As an animal lover who visited Siargao for the first time, I zoned in immediately on the dogs. From the friendly strays to Instagram beach dogs, these four-legged creatures abound on the island.
If you compare the state of Siargao’s dogs to the strays of Manila and other urban cities around the Philippines, they seem to have a better life. Most are fed and loved by the locals and tourists.
Who could resist slipping them a piece of morsel under the table? The dogs of Siargao have developed this effective modus operandi: You’re in the middle of devouring a meal in an alfresco restaurant when out of nowhere, a warm fuzzy dog nudges your leg or gingerly lays his chin on your thigh and stares at you with his puppy-dog eyes until your heart melts and you share some of your food with him.
They know it works like a charm—and not just on me, the self-proclaimed dog-cat lady. In almost every restaurant or canteen I dined in, I would always hear an “Aww!” which means a Siargao dog has charmed another tourist. It’s a far cry from the anxious, malnourished, and often abused stray dogs of Manila.
The dogs in Siargao’s General Luna area seem pampered, but like the overall status of animal welfare in the Philippines, there’s a dire need for population control and regular vaccination to keep both the animals and humans safe.
Not all Siargao dogs have a master or home; many are neglected strays endlessly wandering around the island, relying on scraps from people. Many lack vaccinations and medical attention. For example, one particular stray dog that came up to me looked fat and well-fed, but he was full of fleas and has a mangled lip, probably from a dog fight wound that didn’t get stitched.
Unlike developed countries like Australia and Switzerland, the Philippines is still far behind in terms of animal welfare, but we have improved. We have many animal welfare groups that have stepped up in the last decade.
If you’d like to help the dogs of Siargao, there are five ways:
If you’re heading to the island, sign up for Puppy Puddle Siargao. Their volunteer work entails more than just assisting the neuter and vaccination programs. You will delve deep into the local life, learning about how the people do love their animals; it’s just that not everyone can afford the medical services for their dogs and cats. You will not only help them address the health issues of their beloved pets but also spread awareness about animal welfare.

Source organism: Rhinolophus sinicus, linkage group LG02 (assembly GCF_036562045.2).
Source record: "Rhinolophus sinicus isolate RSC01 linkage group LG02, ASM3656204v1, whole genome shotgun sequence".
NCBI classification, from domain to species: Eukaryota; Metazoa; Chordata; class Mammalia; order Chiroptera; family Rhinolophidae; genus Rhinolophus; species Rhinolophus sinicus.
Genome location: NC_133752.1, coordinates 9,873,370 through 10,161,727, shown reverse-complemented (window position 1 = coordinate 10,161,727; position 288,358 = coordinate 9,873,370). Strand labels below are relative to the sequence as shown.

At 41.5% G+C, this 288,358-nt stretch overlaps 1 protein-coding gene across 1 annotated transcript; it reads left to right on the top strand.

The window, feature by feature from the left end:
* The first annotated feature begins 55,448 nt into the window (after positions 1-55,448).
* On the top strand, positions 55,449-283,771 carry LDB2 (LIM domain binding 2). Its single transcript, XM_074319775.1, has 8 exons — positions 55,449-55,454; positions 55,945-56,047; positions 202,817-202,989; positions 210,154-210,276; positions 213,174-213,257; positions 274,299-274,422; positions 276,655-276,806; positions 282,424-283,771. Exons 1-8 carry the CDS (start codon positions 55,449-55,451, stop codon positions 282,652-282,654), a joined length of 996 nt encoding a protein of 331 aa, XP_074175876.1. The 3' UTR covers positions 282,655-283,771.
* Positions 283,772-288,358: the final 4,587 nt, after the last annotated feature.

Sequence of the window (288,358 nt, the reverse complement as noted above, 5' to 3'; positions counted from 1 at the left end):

2. Donate or sponsor.
The Philippines is currently stuck in the world’s longest lockdown, which means a lot of the animal welfare groups and shelters aren’t getting as much funding as they used to. Our economy is suffering. Fewer resources for humans mean even less for animals. Read Puppy Puddle Siargao’s latest blog post to see the current situation of their dogs and cats now that they don’t have as many tourists on the island. Visit their website for more info on how to donate or sponsor.
3. Drive carefully.
If you’re renting a motorbike in Siargao, please drive with caution. Many strays suddenly dart across the street and you might accidentally hit them—in turn causing you to also skid and tumble. Think of both humans and animals before speeding up.
4. Get a pre-exposure rabies vaccine.
This question always pops up in online travel forums: “Should I get a pre-exposure rabies shot before traveling to [insert name of developing country or remote island]?” For animal lovers, the answer is yes!
You never know how the stray animal will react. I’ve heard of travelers who were bitten by a stray dog or scratched by a kitten that seemed friendly in the beginning. Animal bite clinics are not easy to find here in the Philippines. Most are not open 24/7, and some don’t even have enough supplies. The last thing you want is to go on a panic-stricken search for a rabies shot after getting bitten by a stray in the middle of the night.
My personal experience: I was scratched by one of my rescue cats whose rabies vaccine expired. The wound was deep and bloody, so I decided to look for an animal bite center. It was 9pm. I spent three hours maniacally driving around and found that all three hospitals in my province ran out of anti-rabies supplies eons ago. I drove to another town and found an animal bite clinic that was closed. I called the number—thank goodness someone answered! They told me to come back at 10am the next day, and that I’ll be fine as long as it hasn’t been 24 hours since the bite/scratch. Now imagine being a foreign visitor going through the same situation.
If you enjoy interacting with animals, get a pre-exposure rabies shot for your safety and peace of mind when traveling.
I like reading stories of travelers who fell in love with a dog or cat while exploring an island in the Philippines and decided to take them home—even if it’s all the way to Europe or the US. If you see a stray cat or dog that you’d like to adopt, enlist the help of a local vet or animal welfare group to make sure the animal is medically examined and vaccinated before transporting.
Want to volunteer for other animal welfare groups in the Philippines? Here’s a running list: